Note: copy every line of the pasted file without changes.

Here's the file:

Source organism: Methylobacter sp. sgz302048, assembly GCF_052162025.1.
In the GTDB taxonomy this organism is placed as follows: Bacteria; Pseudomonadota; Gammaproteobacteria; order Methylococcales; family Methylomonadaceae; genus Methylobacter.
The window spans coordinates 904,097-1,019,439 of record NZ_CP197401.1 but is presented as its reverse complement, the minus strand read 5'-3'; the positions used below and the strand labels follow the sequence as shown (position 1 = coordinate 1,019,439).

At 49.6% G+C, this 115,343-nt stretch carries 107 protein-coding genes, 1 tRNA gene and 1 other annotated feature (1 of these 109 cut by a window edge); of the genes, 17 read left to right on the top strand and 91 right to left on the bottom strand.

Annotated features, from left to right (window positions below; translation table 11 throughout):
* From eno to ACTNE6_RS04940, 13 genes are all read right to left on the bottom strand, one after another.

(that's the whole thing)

Source organism: Methylobacter sp. sgz302048, assembly GCF_052162025.1.
In the GTDB taxonomy this organism is placed as follows: Bacteria; Pseudomonadota; Gammaproteobacteria; order Methylococcales; family Methylomonadaceae; genus Methylobacter.
The window spans coordinates 904,097-1,019,439 of record NZ_CP197401.1 but is presented as its reverse complement, the minus strand read 5'-3'; the positions used below and the strand labels follow the sequence as shown (position 1 = coordinate 1,019,439).

At 49.6% G+C, this 115,343-nt stretch carries 107 protein-coding genes, 1 tRNA gene and 1 other annotated feature (1 of these 109 cut by a window edge); of the genes, 17 read left to right on the top strand and 91 right to left on the bottom strand.

Annotated features, from left to right (window positions below; translation table 11 throughout):
* From eno to ACTNE6_RS04940, 13 genes are all read right to left on the bottom strand, one after another.